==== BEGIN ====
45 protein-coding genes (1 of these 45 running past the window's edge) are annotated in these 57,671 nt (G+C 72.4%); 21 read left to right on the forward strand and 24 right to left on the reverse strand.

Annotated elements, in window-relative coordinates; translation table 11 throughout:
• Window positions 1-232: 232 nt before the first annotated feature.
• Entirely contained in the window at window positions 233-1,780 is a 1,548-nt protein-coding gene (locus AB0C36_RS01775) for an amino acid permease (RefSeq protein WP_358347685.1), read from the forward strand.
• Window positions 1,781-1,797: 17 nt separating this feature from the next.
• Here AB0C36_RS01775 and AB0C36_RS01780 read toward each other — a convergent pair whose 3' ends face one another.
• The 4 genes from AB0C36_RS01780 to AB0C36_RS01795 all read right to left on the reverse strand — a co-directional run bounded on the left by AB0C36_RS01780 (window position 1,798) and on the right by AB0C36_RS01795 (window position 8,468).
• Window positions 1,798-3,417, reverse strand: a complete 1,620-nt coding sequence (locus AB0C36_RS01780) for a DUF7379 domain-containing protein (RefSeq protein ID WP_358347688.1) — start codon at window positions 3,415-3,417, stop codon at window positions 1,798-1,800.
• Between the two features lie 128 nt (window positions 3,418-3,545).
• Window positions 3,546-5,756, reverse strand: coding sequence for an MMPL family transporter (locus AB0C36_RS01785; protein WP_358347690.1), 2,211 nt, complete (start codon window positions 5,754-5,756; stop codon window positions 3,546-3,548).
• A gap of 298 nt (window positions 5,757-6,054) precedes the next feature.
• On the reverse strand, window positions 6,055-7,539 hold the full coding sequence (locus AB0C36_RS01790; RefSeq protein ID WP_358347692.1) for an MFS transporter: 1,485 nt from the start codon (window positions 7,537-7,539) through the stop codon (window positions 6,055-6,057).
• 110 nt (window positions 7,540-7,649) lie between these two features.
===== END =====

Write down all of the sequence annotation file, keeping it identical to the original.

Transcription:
45 protein-coding genes (1 of these 45 running past the window's edge) are annotated in these 57,671 nt (G+C 72.4%); 21 read left to right on the forward strand and 24 right to left on the reverse strand.

Annotated elements, in window-relative coordinates; translation table 11 throughout:
• Window positions 1-232: 232 nt before the first annotated feature.
• Entirely contained in the window at window positions 233-1,780 is a 1,548-nt protein-coding gene (locus AB0C36_RS01775) for an amino acid permease (RefSeq protein WP_358347685.1), read from the forward strand.
• Window positions 1,781-1,797: 17 nt separating this feature from the next.
• Here AB0C36_RS01775 and AB0C36_RS01780 read toward each other — a convergent pair whose 3' ends face one another.
• The 4 genes from AB0C36_RS01780 to AB0C36_RS01795 all read right to left on the reverse strand — a co-directional run bounded on the left by AB0C36_RS01780 (window position 1,798) and on the right by AB0C36_RS01795 (window position 8,468).
• Window positions 1,798-3,417, reverse strand: a complete 1,620-nt coding sequence (locus AB0C36_RS01780) for a DUF7379 domain-containing protein (RefSeq protein ID WP_358347688.1) — start codon at window positions 3,415-3,417, stop codon at window positions 1,798-1,800.
• Between the two features lie 128 nt (window positions 3,418-3,545).
• Window positions 3,546-5,756, reverse strand: coding sequence for an MMPL family transporter (locus AB0C36_RS01785; protein WP_358347690.1), 2,211 nt, complete (start codon window positions 5,754-5,756; stop codon window positions 3,546-3,548).
• A gap of 298 nt (window positions 5,757-6,054) precedes the next feature.
• On the reverse strand, window positions 6,055-7,539 hold the full coding sequence (locus AB0C36_RS01790; RefSeq protein ID WP_358347692.1) for an MFS transporter: 1,485 nt from the start codon (window positions 7,537-7,539) through the stop codon (window positions 6,055-6,057).
• 110 nt (window positions 7,540-7,649) lie between these two features.